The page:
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  •  That's a bit of a non-sequitur. (1+ / 0-)
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    happymisanthropy

    I'm not required to exercise my religion, speak out on political issues, or assemble with like-minded people—but that doesn't change the fact that those are Constitutionally-protected rights.

    That nobody is required to own a gun or get an abortion, but that people can choose to do those things if they want to, also does not change the fact that those are Constitutionally-protected rights.

    Driving is not considered a Constitutionally-protected right, and thus the state can require that drivers be licensed and set up processes for requiring drivers' education first.

    The state cannot require that those who wish to join a church be licensed and undergo a religious-education process prior to being allowed to join a church, because the free exercise of religion is a right.

    "When I give food to the poor, they call me a saint. When I ask why the poor have no food, they call me a communist." --Dom Helder Camara, archbishop of Recife

    by JamesGG on Thu Feb 07, 2013 at 02:12:34 PM PST

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    •  And if your religion mandates (6+ / 0-)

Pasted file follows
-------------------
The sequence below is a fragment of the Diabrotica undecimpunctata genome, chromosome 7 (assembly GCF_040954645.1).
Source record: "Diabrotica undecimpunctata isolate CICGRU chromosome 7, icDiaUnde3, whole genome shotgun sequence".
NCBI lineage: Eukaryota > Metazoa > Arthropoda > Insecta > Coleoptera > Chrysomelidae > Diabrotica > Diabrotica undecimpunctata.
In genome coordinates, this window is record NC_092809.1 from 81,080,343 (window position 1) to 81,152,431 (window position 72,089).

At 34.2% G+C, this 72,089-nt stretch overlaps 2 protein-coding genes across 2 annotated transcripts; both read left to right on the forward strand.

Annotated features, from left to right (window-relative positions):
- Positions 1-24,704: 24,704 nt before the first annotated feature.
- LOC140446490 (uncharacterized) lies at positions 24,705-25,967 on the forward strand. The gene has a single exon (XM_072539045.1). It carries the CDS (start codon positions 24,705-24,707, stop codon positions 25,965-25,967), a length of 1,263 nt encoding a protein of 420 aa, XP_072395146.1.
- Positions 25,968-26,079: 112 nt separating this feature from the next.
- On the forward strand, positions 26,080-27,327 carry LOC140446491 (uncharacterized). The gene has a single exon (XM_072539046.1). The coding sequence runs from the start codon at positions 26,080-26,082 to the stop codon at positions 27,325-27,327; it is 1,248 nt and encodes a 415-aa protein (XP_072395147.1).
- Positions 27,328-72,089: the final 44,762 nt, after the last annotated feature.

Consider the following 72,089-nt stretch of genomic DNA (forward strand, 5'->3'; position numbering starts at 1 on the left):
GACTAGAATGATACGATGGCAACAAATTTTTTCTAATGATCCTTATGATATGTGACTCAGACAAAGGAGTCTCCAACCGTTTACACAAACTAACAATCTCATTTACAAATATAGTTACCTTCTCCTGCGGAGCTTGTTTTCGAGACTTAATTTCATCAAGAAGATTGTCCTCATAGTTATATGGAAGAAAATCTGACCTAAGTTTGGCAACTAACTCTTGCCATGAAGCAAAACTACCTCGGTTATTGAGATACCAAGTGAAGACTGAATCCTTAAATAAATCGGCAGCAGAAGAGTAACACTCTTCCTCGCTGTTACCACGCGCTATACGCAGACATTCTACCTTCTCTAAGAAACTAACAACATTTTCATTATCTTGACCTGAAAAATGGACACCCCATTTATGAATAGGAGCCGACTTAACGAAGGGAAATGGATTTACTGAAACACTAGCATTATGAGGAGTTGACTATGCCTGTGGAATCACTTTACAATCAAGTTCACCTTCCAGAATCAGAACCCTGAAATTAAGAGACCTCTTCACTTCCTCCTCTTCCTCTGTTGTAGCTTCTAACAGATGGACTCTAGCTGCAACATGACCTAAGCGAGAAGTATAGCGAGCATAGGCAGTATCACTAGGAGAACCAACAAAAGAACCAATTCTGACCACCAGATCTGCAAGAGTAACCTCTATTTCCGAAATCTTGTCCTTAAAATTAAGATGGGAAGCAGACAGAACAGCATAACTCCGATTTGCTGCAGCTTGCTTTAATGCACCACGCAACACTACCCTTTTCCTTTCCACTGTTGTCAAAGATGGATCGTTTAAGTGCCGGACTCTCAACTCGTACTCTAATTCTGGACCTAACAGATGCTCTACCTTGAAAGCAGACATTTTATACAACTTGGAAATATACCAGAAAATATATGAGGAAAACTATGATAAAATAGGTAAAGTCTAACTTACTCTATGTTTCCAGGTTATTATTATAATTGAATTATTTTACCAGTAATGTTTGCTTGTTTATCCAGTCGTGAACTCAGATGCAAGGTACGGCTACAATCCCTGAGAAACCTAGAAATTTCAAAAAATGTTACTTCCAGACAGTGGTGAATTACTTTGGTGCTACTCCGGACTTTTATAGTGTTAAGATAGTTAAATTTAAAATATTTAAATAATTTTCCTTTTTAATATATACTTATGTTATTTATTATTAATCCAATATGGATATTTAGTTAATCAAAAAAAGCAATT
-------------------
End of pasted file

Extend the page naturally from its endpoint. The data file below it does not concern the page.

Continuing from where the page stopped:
You sacrifice children, or smoke weed, think you'll be allowed to exercise your right?

      I think not.

      You can't slander people, or start a riot, either. So much for free speech. And just try having a parade or a protest without a permit. So much for the right to peaceably assemble.

      No right is absolute. Not speech, not religion, and certainly not the right to own weapons.

      •  Of course gun ownership isn't an absolute right... (0+ / 0-)

        ...and you'll note that I don't argue anywhere that it is an absolute right.

        What I do argue is that gun ownership is a Constitutionally-protected right, on the same level as freedom of speech and freedom of religion. As with speech and religion, the right to gun ownership is protected by the Constitution regardless of whether or not one decides to exercise that right.

        A driver's license isn't understood to be a Constitutionally-protected right. Thus, there's a much higher legal bar to clear to implement new regulations on speech, religion, and gun ownership than there is for regulating automobile operation.

        "When I give food to the poor, they call me a saint. When I ask why the poor have no food, they call me a communist." --Dom Helder Camara, archbishop of Recife

        by JamesGG on Fri Feb 08, 2013 at 07:22:32 AM PST

        [ Parent ]

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